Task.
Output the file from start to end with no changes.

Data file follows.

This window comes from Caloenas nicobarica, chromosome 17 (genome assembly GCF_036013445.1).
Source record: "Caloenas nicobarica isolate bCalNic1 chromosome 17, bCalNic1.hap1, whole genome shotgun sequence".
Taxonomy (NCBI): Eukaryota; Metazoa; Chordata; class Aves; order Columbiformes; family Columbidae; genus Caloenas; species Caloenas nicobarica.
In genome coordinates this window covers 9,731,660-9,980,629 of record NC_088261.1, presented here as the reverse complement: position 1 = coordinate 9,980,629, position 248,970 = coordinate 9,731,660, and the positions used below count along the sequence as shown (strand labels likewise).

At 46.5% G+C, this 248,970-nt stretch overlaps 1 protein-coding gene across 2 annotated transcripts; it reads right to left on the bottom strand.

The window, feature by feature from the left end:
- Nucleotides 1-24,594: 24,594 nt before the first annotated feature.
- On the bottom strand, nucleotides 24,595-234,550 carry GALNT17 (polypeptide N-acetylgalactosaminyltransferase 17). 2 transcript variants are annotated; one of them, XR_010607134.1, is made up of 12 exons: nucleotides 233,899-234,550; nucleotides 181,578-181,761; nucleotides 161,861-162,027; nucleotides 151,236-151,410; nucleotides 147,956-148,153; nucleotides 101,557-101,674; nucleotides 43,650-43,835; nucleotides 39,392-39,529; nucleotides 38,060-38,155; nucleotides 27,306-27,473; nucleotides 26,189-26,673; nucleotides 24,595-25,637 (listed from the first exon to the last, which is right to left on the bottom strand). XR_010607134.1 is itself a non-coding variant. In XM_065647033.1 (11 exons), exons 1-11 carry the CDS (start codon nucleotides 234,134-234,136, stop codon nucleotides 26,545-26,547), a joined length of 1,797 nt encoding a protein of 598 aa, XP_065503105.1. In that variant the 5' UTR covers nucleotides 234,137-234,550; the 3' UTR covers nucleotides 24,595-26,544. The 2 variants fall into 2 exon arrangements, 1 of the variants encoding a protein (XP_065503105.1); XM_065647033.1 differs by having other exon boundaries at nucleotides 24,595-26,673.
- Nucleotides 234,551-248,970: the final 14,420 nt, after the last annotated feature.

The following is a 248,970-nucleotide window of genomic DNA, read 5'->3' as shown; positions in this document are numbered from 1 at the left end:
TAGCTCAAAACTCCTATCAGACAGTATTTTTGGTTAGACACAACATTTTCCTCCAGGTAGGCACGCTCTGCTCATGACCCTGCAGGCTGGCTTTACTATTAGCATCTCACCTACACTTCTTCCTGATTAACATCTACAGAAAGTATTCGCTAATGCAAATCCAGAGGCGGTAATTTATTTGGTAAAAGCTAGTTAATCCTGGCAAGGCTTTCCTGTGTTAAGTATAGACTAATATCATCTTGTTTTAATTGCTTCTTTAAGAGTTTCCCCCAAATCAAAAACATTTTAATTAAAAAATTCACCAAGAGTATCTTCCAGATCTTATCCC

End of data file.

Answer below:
This window comes from Caloenas nicobarica, chromosome 17 (genome assembly GCF_036013445.1).
Source record: "Caloenas nicobarica isolate bCalNic1 chromosome 17, bCalNic1.hap1, whole genome shotgun sequence".
Taxonomy (NCBI): Eukaryota; Metazoa; Chordata; class Aves; order Columbiformes; family Columbidae; genus Caloenas; species Caloenas nicobarica.
In genome coordinates this window covers 9,731,660-9,980,629 of record NC_088261.1, presented here as the reverse complement: position 1 = coordinate 9,980,629, position 248,970 = coordinate 9,731,660, and the positions used below count along the sequence as shown (strand labels likewise).

At 46.5% G+C, this 248,970-nt stretch overlaps 1 protein-coding gene across 2 annotated transcripts; it reads right to left on the bottom strand.

The window, feature by feature from the left end:
- Nucleotides 1-24,594: 24,594 nt before the first annotated feature.
- On the bottom strand, nucleotides 24,595-234,550 carry GALNT17 (polypeptide N-acetylgalactosaminyltransferase 17). 2 transcript variants are annotated; one of them, XR_010607134.1, is made up of 12 exons: nucleotides 233,899-234,550; nucleotides 181,578-181,761; nucleotides 161,861-162,027; nucleotides 151,236-151,410; nucleotides 147,956-148,153; nucleotides 101,557-101,674; nucleotides 43,650-43,835; nucleotides 39,392-39,529; nucleotides 38,060-38,155; nucleotides 27,306-27,473; nucleotides 26,189-26,673; nucleotides 24,595-25,637 (listed from the first exon to the last, which is right to left on the bottom strand). XR_010607134.1 is itself a non-coding variant. In XM_065647033.1 (11 exons), exons 1-11 carry the CDS (start codon nucleotides 234,134-234,136, stop codon nucleotides 26,545-26,547), a joined length of 1,797 nt encoding a protein of 598 aa, XP_065503105.1. In that variant the 5' UTR covers nucleotides 234,137-234,550; the 3' UTR covers nucleotides 24,595-26,544. The 2 variants fall into 2 exon arrangements, 1 of the variants encoding a protein (XP_065503105.1); XM_065647033.1 differs by having other exon boundaries at nucleotides 24,595-26,673.
- Nucleotides 234,551-248,970: the final 14,420 nt, after the last annotated feature.

The following is a 248,970-nucleotide window of genomic DNA, read 5'->3' as shown; positions in this document are numbered from 1 at the left end:
TAGCTCAAAACTCCTATCAGACAGTATTTTTGGTTAGACACAACATTTTCCTCCAGGTAGGCACGCTCTGCTCATGACCCTGCAGGCTGGCTTTACTATTAGCATCTCACCTACACTTCTTCCTGATTAACATCTACAGAAAGTATTCGCTAATGCAAATCCAGAGGCGGTAATTTATTTGGTAAAAGCTAGTTAATCCTGGCAAGGCTTTCCTGTGTTAAGTATAGACTAATATCATCTTGTTTTAATTGCTTCTTTAAGAGTTTCCCCCAAATCAAAAACATTTTAATTAAAAAATTCACCAAGAGTATCTTCCAGATCTTATCCC